The quaternions, , are a 4-dimensional algebra with basis . To describe the product we could give a multiplication table, but it is easier to remember that:
When we multiply two elements going clockwise around the circle we get the next one: for example, . But when we multiply two going around counterclockwise, we get minus the next one: for example, .
We can use the same sort of picture to remember how to multiply octonions:
This is the Fano plane, a little gadget
with 7 points and 7 lines. The 'lines' are the sides of the triangle,
its altitudes, and the circle containing all the midpoints of the sides.
Each pair of distinct points lies on a unique line. Each line contains
three points, and each of these triples has has a cyclic ordering
shown by the arrows. If and are cyclically ordered
in this way then
This is certainly a neat mnemonic, but is there anything deeper lurking behind it? Yes! The Fano plane is the projective plane over the 2-element field . In other words, it consists of lines through the origin in the vector space . Since every such line contains a single nonzero element, we can also think of the Fano plane as consisting of the seven nonzero elements of . If we think of the origin in as corresponding to , we get the following picture of the octonions:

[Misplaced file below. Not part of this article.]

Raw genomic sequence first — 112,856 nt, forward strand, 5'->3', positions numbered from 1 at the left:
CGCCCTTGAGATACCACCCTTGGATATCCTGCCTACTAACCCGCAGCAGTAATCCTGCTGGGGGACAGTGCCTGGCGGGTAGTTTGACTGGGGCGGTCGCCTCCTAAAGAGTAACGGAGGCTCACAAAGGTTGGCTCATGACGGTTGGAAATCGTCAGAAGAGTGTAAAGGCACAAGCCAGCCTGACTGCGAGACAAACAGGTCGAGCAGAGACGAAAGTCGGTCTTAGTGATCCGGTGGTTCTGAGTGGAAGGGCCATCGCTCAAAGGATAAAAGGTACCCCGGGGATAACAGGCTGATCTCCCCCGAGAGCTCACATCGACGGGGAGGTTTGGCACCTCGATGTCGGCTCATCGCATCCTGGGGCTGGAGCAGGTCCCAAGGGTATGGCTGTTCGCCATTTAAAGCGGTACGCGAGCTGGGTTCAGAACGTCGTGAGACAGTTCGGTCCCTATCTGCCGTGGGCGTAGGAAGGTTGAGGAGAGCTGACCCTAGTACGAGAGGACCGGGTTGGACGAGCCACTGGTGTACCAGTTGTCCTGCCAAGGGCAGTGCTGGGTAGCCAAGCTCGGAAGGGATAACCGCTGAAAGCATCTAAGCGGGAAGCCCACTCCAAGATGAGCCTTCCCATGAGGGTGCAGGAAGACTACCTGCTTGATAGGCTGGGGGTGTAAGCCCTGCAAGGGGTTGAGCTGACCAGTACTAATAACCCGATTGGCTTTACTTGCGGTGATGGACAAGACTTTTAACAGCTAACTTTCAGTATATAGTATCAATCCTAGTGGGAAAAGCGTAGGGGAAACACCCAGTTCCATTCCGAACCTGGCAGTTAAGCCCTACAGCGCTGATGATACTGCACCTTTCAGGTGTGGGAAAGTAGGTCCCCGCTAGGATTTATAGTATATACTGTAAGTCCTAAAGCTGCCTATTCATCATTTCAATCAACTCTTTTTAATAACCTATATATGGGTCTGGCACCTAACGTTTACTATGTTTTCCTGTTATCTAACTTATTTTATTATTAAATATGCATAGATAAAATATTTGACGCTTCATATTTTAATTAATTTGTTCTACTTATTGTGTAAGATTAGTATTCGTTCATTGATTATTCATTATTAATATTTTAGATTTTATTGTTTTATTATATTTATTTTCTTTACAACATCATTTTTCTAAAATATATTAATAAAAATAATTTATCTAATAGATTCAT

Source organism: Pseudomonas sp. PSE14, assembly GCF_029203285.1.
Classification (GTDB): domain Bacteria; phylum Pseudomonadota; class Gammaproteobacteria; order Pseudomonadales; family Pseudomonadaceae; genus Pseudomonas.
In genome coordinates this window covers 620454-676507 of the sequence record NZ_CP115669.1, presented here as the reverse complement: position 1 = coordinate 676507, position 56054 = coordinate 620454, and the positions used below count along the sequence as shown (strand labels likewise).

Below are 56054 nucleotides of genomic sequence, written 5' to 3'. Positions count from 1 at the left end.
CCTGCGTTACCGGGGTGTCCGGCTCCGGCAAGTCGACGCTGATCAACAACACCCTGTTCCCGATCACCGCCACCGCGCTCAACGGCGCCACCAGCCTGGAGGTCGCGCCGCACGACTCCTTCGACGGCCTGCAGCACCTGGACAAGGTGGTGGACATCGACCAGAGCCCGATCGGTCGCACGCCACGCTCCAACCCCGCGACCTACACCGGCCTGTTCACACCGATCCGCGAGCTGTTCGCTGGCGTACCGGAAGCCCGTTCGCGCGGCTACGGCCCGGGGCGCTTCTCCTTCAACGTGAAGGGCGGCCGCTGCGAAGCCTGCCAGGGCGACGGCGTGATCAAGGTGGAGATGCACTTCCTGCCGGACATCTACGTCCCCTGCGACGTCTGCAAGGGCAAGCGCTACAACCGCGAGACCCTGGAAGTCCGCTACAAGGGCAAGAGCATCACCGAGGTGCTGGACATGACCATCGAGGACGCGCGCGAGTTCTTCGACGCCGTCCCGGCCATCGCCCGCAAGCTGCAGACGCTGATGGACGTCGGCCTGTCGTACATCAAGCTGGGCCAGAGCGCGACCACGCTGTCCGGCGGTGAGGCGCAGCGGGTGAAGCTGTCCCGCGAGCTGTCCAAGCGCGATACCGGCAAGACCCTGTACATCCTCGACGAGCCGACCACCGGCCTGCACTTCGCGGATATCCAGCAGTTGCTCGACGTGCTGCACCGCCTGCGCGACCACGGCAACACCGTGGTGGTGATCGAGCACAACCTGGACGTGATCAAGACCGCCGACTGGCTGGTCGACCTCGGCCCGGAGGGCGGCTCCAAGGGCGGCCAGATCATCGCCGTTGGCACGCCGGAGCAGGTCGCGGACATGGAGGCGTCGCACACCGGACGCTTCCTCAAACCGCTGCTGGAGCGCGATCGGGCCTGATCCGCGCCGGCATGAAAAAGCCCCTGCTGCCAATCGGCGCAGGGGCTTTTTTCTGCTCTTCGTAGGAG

Note that planes through the origin of this 3-dimensional vector space give subalgebras of isomorphic to the quaternions, lines through the origin give subalgebras isomorphic to the complex numbers, and the origin itself gives a subalgebra isomorphic to the real numbers.
What we really have here is a description of the octonions as a
'twisted group algebra'. Given any group , the group algebra
consists of all finite formal linear combinations of elements
of with real coefficients. This is an associative algebra with
the product coming from that of . We can use any function
© 2001 John Baez